Demographic Data and Reason for Contact

Figure 2.2 A 34-year-old Swedish man with bilateral TMJ arthritis and referred to orofacial pain specialist from general practitioner due to TMJ pain and chewing difficulties.

B. Symptom History

  • Today the pain is from the right TMJ at rest, movement, and chewing. When the pain intensity increases, a spread of the pain area occurs with pain in the ear, eye, upper molars, and temple, all on the right side. Difficulties opening mouth wide as before.
  • Chewing, mouth opening, and talking worsens the pain. Rest and ibuprofen may decrease the pain. Otherwise, no apparent fluctuation of pain intensity during the day or night.
  • Pain intensity varies between 3 at rest and 8 on mouth opening (NRS 0–10).
  • Characteristic pain intensity 40 (NRS 0–100), current pain intensity 3 (0–10 NRS), pain-related disability 62 (NRS 0–100; GCPS).
  • JFLS reveals limitation in mouth opening and chewing. Few and infrequent daytime parafunctions according to OBCL.
  • No headache. No neck pain.
  • Grating sounds from both TMJs.
  • Debut (pain) 9 months ago after falling at a party. Trauma to the left side of the face but with only very minor soft tissue injury. The next day severe pain and difficulties opening the mouth. Pain and movement difficulties subsided, but not fully, during the first 3 weeks (self-medication with paracetamol and ibuprofen). Since 1 month later, increasing pain and opening difficulties.
  • Six months ago the patient noticed difficulties chewing food due to occlusal changes. Since then a gradual loss of occlusal contacts, especially in the front. Today, no contacts in the front and harder contacts on the right side (molar and premolar area) resulting in gradually increasing chewing difficulties.

C. Medical History

  • Healthy, no medications.

D. Psychosocial History

  • Married, one child (4 years of age).
  • Works in a truck garage shop, enjoys his work very much. Few sick-leave days in general, two last months sick-leave for about 10 days in total due to the orofacial pain.
  • In his spare time: gym, family, friends, and parachuting.
  • Describes himself as a stable person normally but with limited stress management. Moderate scores for depression (PHQ-9) and anxiety (GAD-7). Some physical symptoms (PHQ-15; 11 p) but high level of stress (PSS-10). Poor sleep quality (PSQI).
  • GCPS grade III; that is, high and moderately limiting disability.
  • No smoking, moderate alcohol consumption.

E. Previous Consultations and Treatments

  • General practitioner who suspected arthralgia and myalgia of the masticatory system. The dentist made an attempt to treat the arthralgia with a stabilization splint for 4 months with no effect on the TMJ pain.
  • Increasing occlusal changes, also on the splint, during the treatment period prompted the referral.

F. Extraoral Status


  • No apparent swelling or other facial asymmetries. No redness. No increased skin temperature over either TMJ.

Somatosensory abnormalities

  • Mandibular branch on right side shows hyperesthesia for touch and cold and hyperalgesia to pinprick compared with the contralateral side.
  • Normal findings for the other two branches of the trigeminal nerve on the left side (compared with the right side) regarding touch, cold, and pinprick.


  • No familiar palpation pain on either side. Reduced translatory movement on the right side. Pain from the right TMJ on mouth opening, laterotrusion to the left, and on protrusion.
  • Palpable crepitus from both TMJs.

Masticatory muscles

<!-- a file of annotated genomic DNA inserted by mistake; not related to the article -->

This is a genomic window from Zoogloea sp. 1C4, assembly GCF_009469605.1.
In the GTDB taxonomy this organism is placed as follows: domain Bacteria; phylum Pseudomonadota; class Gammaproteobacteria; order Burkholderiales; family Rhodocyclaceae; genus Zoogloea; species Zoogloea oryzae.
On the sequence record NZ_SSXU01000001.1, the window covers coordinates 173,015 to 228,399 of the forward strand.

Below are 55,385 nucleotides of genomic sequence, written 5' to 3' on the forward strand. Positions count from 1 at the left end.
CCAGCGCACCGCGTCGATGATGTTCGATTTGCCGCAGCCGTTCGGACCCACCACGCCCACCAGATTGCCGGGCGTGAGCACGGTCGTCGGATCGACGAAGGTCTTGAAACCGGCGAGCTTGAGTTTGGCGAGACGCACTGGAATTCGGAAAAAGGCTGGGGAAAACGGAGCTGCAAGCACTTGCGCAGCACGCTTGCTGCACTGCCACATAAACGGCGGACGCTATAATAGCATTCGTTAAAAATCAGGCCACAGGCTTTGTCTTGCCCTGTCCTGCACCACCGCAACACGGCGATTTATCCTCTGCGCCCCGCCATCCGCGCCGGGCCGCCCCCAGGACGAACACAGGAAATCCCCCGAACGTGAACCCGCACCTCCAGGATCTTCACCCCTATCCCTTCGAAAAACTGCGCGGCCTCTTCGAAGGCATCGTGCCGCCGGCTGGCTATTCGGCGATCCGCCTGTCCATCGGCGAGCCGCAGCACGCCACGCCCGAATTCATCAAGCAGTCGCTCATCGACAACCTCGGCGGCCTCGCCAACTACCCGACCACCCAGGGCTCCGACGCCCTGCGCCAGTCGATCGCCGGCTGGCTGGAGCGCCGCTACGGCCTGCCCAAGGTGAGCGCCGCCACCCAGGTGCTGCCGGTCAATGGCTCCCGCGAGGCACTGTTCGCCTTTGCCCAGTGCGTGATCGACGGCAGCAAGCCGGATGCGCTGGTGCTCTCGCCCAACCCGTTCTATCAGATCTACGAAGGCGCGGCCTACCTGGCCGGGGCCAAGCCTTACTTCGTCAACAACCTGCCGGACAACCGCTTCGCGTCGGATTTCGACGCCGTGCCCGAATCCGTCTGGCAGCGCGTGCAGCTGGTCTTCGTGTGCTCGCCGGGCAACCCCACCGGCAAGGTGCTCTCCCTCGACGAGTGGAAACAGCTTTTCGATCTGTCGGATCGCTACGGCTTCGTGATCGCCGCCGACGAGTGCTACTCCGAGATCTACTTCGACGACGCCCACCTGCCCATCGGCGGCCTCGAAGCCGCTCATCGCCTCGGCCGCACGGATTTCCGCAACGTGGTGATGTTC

• Familiar palpation pain in right and left masseter muscles and in the temporal muscle insertion on the right side. No referred pain.

Jaw movement capacity

  • Maximum mouth opening without pain is 22 mm, maximum unassisted opening is 30 mm with familiar pain in right TMJ, and maximum assisted mouth opening is 42 mm with familiar pain in the right TMJ. Right laterotrusion 10 mm (no familiar pain), left laterotrusion 5 mm with familiar pain in the right TMJ and masseter muscle, and protrusion 6 mm with familiar pain in the right TMJ.

Neck examination

  • Normal range of motion; no familiar neck pain on movement or palpation.

G. Intraoral Status

Soft tissues

  • Normal findings.

Hard tissues and dentition

  • Complete dentition with few and minor fillings.


  • Dentition: 17–24, 26, 27, 37–45, 47. Hard occlusion shows contacts on the following teeth in the upper jaw: 17, 24, 27 (Figures 2.3 2.4, and 2.5).
Photo showing  Frontal view of occlusion on hard biting. Loss of anterior contacts.

Figure 2.3 Frontal view of occlusion on hard biting. Loss of anterior contacts.

Photo showing Right side view of occlusion on hard biting. Loss of anterior contacts, only contact between 17 and 47.

Figure 2.4 Right side view of occlusion on hard biting. Loss of anterior contacts, only contact between 17 and 47.

Photo showing Left side view of occlusion on hard biting. Loss of anterior contacts, only contact between 24-34 and 27-37.

Figure 2.5 Left side view of occlusion on hard biting. Loss of anterior contacts, only contact between 24–34 and 27–37.

H. Additional Examinations and Findings

  • The occlusal changes motivate a radiographic examination, especially regarding the left TMJ. The purpose would be to identify structural changes due to an inflammatory process in both TMJs that may explain the anterior open bite and help deciding if treatment would be required of none, one or both TMJs.
  • The radiographic examination was performed by a radiologist using a bilateral cone-beam computerized tomography (CBCT) of both TMJs. This examination showed substantial structural changes in both TMJs with signs of condylar erosions and loss of compact bone on both condyles, bilateral condyle bone loss, condylar and temporal flattening as well as bilateral osteophytes (Figure 2.6).
Illustration of CBCT of both TMJs showing substantial structural changes in both TMJs with signs of condylar erosions and loss of compact bone on both condyles and bilateral condyle bone loss (A), condylar and temporal flattening (B), bilateral osteophytes (C), and sclerosis (D).

Figure 2.6 CBCT of both TMJs showing substantial structural changes in both TMJs with signs of condylar erosions and loss of compact bone on both condyles and bilateral condyle bone loss (A), condylar and temporal flattening (B), bilateral osteophytes (C), and sclerosis (D).